In the beginning, I felt rejected. Most men had no confidence in using my services. Today that has changed. I am the only woman Boda Boda in my area and most customers now trust me more than they trust my male counterparts. Those who meet me for the first time are usually skeptical but after one ride, they always ask for my contacts and become my regular clients. Then there are those who are adamant they would not take a Boda Boda ridden by a woman but they make a very small number.
Where are you located and what is the nature of terrains and riding conditions you are mostly exposed to (for example off road, tarmac, mix of both, narrow roads, low traffic roads or heavy traffic road)?
Am based at Kasarani – Mwiki. I am very confident in my riding skills, I ride anywhere regardless of the road terrains and condition.
What are the challenges you experience in the industry as a woman boda boda?
My biggest challenge is when male clients don’t respect me and start making advances to me. If such a client makes a come back I always decline and refer them to the male riders. I don’t like loosing clients but I am not comfortable with this kind of behaviors and so I let go. The other challenge is those who say they can not take a woman rider. However, there are definitely some advantages of being a woman rider. I have noted that most people trust me and feel more comfortable with me and those are the majority which is good for my business.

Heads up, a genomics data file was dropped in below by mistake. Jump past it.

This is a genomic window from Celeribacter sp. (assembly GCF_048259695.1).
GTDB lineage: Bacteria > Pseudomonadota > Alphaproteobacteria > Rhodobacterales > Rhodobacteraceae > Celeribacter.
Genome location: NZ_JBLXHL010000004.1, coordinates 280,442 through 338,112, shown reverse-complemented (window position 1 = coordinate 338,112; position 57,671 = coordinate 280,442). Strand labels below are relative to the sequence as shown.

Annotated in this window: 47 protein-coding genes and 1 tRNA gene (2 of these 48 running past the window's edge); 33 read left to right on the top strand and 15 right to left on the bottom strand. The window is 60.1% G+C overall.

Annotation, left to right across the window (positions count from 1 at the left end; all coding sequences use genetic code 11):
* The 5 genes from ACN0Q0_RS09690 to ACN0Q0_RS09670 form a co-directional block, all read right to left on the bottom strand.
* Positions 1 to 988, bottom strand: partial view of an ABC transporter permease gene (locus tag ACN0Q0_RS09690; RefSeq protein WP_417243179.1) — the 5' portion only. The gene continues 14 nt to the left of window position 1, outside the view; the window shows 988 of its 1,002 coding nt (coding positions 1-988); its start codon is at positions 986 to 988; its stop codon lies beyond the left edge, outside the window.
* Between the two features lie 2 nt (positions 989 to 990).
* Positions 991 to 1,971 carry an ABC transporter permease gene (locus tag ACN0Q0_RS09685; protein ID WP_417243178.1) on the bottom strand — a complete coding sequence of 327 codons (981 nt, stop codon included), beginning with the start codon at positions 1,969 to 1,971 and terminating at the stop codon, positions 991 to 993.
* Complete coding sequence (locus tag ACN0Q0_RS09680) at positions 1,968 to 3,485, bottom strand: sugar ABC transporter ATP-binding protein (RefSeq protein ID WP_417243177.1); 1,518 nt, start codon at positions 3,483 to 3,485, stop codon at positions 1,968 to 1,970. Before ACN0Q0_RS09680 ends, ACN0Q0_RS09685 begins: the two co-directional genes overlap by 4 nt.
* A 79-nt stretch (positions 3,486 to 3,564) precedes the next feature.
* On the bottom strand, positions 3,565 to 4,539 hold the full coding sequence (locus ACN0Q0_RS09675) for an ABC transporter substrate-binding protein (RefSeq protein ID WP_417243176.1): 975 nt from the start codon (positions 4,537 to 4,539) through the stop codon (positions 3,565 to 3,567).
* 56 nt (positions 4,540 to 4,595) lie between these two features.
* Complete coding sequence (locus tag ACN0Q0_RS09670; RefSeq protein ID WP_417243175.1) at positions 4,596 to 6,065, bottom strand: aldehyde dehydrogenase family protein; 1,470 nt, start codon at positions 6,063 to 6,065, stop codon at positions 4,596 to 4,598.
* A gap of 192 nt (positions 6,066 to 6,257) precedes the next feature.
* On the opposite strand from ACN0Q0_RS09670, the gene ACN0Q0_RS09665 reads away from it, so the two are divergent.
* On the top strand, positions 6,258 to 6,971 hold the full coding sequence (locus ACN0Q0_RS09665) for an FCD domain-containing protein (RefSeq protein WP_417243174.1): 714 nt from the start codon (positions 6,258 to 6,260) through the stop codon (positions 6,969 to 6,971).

RIDING GEAR & BIKE
“Most of our clients, actually I would say all have refused to wear the helmet due to the Corona Pandemic.”
Riding gear is very expensive in Kenya and there is very few options available for women. How was it shopping for your gear and did you manager to find everything?
It was important for me to start off with the basics. I have two helmets, one for my clients, a jacket and gloves. I am still saving for my boots and knee guards.
How are you handling the hygiene of the helmet during this corona time?